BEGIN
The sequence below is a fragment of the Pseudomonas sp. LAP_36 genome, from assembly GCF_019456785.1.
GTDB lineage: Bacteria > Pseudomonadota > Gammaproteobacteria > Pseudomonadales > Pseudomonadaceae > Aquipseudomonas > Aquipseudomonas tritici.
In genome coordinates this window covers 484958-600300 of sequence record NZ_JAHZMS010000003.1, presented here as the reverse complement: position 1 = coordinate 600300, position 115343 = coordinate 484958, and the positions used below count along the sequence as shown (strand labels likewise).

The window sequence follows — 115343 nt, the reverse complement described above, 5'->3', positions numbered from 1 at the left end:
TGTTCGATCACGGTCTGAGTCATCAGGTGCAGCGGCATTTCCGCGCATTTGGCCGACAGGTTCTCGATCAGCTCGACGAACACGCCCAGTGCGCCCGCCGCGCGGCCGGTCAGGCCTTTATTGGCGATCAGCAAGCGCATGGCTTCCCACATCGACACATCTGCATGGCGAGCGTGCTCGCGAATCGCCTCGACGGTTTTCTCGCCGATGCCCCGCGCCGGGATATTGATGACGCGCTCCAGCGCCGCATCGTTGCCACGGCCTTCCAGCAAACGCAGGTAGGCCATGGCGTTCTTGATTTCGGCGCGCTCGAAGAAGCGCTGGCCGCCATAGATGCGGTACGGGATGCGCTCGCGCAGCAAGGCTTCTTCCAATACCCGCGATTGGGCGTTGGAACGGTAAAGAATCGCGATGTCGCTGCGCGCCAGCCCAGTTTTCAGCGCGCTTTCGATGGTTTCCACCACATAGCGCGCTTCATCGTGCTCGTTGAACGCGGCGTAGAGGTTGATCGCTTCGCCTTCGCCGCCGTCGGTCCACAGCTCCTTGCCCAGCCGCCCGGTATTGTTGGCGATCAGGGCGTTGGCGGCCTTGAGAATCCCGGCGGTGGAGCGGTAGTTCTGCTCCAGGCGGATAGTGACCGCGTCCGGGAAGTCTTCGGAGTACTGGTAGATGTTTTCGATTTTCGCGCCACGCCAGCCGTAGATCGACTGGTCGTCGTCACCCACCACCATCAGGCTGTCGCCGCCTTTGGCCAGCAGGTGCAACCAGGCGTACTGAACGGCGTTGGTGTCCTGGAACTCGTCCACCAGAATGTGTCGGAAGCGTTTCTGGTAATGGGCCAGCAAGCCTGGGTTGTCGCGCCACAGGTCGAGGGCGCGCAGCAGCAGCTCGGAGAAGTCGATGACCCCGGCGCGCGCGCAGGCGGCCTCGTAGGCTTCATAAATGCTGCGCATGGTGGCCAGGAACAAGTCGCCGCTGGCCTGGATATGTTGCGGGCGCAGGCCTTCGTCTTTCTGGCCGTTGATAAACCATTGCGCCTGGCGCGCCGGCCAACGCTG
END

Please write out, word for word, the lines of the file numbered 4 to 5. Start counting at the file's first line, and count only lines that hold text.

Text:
The window sequence follows — 115343 nt, the reverse complement described above, 5'->3', positions numbered from 1 at the left end:
TGTTCGATCACGGTCTGAGTCATCAGGTGCAGCGGCATTTCCGCGCATTTGGCCGACAGGTTCTCGATCAGCTCGACGAACACGCCCAGTGCGCCCGCCGCGCGGCCGGTCAGGCCTTTATTGGCGATCAGCAAGCGCATGGCTTCCCACATCGACACATCTGCATGGCGAGCGTGCTCGCGAATCGCCTCGACGGTTTTCTCGCCGATGCCCCGCGCCGGGATATTGATGACGCGCTCCAGCGCCGCATCGTTGCCACGGCCTTCCAGCAAACGCAGGTAGGCCATGGCGTTCTTGATTTCGGCGCGCTCGAAGAAGCGCTGGCCGCCATAGATGCGGTACGGGATGCGCTCGCGCAGCAAGGCTTCTTCCAATACCCGCGATTGGGCGTTGGAACGGTAAAGAATCGCGATGTCGCTGCGCGCCAGCCCAGTTTTCAGCGCGCTTTCGATGGTTTCCACCACATAGCGCGCTTCATCGTGCTCGTTGAACGCGGCGTAGAGGTTGATCGCTTCGCCTTCGCCGCCGTCGGTCCACAGCTCCTTGCCCAGCCGCCCGGTATTGTTGGCGATCAGGGCGTTGGCGGCCTTGAGAATCCCGGCGGTGGAGCGGTAGTTCTGCTCCAGGCGGATAGTGACCGCGTCCGGGAAGTCTTCGGAGTACTGGTAGATGTTTTCGATTTTCGCGCCACGCCAGCCGTAGATCGACTGGTCGTCGTCACCCACCACCATCAGGCTGTCGCCGCCTTTGGCCAGCAGGTGCAACCAGGCGTACTGAACGGCGTTGGTGTCCTGGAACTCGTCCACCAGAATGTGTCGGAAGCGTTTCTGGTAATGGGCCAGCAAGCCTGGGTTGTCGCGCCACAGGTCGAGGGCGCGCAGCAGCAGCTCGGAGAAGTCGATGACCCCGGCGCGCGCGCAGGCGGCCTCGTAGGCTTCATAAATGCTGCGCATGGTGGCCAGGAACAAGTCGCCGCTGGCCTGGATATGTTGCGGGCGCAGGCCTTCGTCTTTCTGGCCGTTGATAAACCATTGCGCCTGGCGCGCCGGCCAACGCTG